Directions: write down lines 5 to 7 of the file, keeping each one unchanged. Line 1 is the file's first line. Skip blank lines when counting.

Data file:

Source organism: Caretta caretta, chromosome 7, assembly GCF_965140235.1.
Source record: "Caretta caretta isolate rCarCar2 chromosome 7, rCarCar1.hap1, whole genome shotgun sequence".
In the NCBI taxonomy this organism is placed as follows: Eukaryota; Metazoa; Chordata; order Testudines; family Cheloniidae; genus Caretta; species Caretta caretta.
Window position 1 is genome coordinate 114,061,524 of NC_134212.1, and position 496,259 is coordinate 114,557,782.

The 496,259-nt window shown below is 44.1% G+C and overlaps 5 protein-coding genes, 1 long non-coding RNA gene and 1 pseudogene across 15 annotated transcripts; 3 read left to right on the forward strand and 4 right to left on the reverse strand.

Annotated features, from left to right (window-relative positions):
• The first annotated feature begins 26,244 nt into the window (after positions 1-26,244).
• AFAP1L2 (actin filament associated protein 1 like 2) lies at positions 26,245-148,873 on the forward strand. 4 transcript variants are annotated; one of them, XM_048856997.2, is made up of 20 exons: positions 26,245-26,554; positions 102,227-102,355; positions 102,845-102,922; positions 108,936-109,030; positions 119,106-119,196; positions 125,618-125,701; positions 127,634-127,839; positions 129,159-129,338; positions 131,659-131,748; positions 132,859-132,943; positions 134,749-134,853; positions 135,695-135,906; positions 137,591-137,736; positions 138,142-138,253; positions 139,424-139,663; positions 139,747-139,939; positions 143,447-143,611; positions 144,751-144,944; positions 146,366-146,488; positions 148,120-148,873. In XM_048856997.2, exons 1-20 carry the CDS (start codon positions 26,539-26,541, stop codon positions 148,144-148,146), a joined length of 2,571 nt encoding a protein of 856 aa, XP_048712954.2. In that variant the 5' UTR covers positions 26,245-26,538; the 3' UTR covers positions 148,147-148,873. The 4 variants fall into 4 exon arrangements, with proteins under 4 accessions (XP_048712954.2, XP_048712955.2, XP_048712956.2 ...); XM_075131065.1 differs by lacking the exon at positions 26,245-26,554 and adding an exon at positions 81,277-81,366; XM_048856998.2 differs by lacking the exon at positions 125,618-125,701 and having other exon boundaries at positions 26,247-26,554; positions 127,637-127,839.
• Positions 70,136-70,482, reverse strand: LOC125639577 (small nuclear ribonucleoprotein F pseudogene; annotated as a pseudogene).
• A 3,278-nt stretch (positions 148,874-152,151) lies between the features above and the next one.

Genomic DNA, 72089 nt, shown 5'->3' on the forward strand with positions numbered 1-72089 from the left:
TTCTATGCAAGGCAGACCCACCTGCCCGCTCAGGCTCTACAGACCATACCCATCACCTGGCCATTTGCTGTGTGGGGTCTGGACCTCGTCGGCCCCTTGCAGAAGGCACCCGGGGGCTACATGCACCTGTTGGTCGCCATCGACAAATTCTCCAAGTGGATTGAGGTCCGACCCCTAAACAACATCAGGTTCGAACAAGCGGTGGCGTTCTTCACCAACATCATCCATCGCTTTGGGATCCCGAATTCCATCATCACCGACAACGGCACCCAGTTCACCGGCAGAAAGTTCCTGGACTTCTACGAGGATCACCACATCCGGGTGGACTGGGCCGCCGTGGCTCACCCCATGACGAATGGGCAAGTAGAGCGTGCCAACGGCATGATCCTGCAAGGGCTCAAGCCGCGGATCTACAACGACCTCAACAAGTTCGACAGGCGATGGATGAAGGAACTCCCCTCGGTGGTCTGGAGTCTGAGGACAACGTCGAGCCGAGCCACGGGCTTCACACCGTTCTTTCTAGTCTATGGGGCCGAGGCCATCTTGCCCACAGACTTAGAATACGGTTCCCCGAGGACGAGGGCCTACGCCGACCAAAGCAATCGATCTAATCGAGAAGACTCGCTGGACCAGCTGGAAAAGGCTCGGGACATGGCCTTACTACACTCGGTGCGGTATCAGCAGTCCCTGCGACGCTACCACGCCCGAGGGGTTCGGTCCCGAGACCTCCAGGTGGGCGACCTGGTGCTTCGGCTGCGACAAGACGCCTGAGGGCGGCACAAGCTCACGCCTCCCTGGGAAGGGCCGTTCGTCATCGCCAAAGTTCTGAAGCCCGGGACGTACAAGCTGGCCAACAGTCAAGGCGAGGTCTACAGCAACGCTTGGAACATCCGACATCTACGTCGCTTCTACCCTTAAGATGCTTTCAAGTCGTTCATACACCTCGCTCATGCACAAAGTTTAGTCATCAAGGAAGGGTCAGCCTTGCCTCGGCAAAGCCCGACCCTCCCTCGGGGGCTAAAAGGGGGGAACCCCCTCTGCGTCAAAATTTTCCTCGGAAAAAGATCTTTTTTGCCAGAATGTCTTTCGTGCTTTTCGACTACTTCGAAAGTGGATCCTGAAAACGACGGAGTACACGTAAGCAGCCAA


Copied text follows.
The 496,259-nt window shown below is 44.1% G+C and overlaps 5 protein-coding genes, 1 long non-coding RNA gene and 1 pseudogene across 15 annotated transcripts; 3 read left to right on the forward strand and 4 right to left on the reverse strand.

Annotated features, from left to right (window-relative positions):
• The first annotated feature begins 26,244 nt into the window (after positions 1-26,244).